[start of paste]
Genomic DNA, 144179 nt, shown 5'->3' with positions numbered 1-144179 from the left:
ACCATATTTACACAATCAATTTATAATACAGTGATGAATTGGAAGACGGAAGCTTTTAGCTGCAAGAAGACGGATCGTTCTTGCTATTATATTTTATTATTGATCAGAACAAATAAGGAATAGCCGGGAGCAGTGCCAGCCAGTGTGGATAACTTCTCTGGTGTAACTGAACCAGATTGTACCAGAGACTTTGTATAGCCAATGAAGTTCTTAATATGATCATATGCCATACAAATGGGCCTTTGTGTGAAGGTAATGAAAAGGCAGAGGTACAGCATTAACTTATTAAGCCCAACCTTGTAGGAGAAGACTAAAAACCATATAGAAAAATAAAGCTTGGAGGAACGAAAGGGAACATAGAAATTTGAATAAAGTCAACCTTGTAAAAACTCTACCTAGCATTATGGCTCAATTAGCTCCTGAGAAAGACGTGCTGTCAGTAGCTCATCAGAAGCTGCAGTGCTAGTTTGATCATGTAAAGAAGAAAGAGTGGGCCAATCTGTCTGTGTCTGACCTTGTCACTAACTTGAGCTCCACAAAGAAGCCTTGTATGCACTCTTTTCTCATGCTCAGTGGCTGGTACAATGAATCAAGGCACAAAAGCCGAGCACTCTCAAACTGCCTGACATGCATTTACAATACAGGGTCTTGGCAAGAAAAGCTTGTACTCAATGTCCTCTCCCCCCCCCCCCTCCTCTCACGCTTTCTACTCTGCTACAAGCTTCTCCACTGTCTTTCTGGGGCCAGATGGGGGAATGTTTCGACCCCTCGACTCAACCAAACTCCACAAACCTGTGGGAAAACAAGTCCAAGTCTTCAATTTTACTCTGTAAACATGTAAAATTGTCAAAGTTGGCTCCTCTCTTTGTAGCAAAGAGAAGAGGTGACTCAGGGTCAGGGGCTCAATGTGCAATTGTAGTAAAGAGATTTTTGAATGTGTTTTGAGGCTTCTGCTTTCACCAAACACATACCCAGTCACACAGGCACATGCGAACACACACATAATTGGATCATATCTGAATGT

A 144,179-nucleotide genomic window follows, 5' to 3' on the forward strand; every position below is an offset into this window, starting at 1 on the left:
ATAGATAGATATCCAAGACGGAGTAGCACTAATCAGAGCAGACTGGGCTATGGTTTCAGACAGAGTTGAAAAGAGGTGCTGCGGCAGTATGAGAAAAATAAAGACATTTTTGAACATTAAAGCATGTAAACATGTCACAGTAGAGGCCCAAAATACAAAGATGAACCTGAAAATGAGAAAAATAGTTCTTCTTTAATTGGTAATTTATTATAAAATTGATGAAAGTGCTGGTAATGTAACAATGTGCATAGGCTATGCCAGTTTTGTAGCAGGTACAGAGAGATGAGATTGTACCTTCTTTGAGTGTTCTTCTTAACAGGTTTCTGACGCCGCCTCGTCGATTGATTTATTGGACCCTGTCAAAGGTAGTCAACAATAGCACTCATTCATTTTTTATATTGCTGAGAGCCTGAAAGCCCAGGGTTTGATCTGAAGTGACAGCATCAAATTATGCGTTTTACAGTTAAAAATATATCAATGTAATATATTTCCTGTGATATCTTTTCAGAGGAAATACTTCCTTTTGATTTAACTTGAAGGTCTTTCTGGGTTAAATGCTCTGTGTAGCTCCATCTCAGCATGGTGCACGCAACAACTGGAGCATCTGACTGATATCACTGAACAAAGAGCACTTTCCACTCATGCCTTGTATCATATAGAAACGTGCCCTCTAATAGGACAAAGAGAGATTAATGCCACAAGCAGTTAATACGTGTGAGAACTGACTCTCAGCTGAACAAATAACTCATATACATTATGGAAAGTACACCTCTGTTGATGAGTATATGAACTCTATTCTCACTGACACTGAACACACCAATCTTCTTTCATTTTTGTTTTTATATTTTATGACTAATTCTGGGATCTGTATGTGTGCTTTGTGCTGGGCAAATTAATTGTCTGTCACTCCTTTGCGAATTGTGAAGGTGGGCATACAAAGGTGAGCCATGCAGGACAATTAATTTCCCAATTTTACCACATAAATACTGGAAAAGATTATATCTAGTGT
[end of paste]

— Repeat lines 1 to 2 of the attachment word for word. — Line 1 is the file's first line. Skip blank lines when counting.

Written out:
Genomic DNA, 144179 nt, shown 5'->3' with positions numbered 1-144179 from the left:
ACCATATTTACACAATCAATTTATAATACAGTGATGAATTGGAAGACGGAAGCTTTTAGCTGCAAGAAGACGGATCGTTCTTGCTATTATATTTTATTATTGATCAGAACAAATAAGGAATAGCCGGGAGCAGTGCCAGCCAGTGTGGATAACTTCTCTGGTGTAACTGAACCAGATTGTACCAGAGACTTTGTATAGCCAATGAAGTTCTTAATATGATCATATGCCATACAAATGGGCCTTTGTGTGAAGGTAATGAAAAGGCAGAGGTACAGCATTAACTTATTAAGCCCAACCTTGTAGGAGAAGACTAAAAACCATATAGAAAAATAAAGCTTGGAGGAACGAAAGGGAACATAGAAATTTGAATAAAGTCAACCTTGTAAAAACTCTACCTAGCATTATGGCTCAATTAGCTCCTGAGAAAGACGTGCTGTCAGTAGCTCATCAGAAGCTGCAGTGCTAGTTTGATCATGTAAAGAAGAAAGAGTGGGCCAATCTGTCTGTGTCTGACCTTGTCACTAACTTGAGCTCCACAAAGAAGCCTTGTATGCACTCTTTTCTCATGCTCAGTGGCTGGTACAATGAATCAAGGCACAAAAGCCGAGCACTCTCAAACTGCCTGACATGCATTTACAATACAGGGTCTTGGCAAGAAAAGCTTGTACTCAATGTCCTCTCCCCCCCCCCCCTCCTCTCACGCTTTCTACTCTGCTACAAGCTTCTCCACTGTCTTTCTGGGGCCAGATGGGGGAATGTTTCGACCCCTCGACTCAACCAAACTCCACAAACCTGTGGGAAAACAAGTCCAAGTCTTCAATTTTACTCTGTAAACATGTAAAATTGTCAAAGTTGGCTCCTCTCTTTGTAGCAAAGAGAAGAGGTGACTCAGGGTCAGGGGCTCAATGTGCAATTGTAGTAAAGAGATTTTTGAATGTGTTTTGAGGCTTCTGCTTTCACCAAACACATACCCAGTCACACAGGCACATGCGAACACACACATAATTGGATCATATCTGAATGT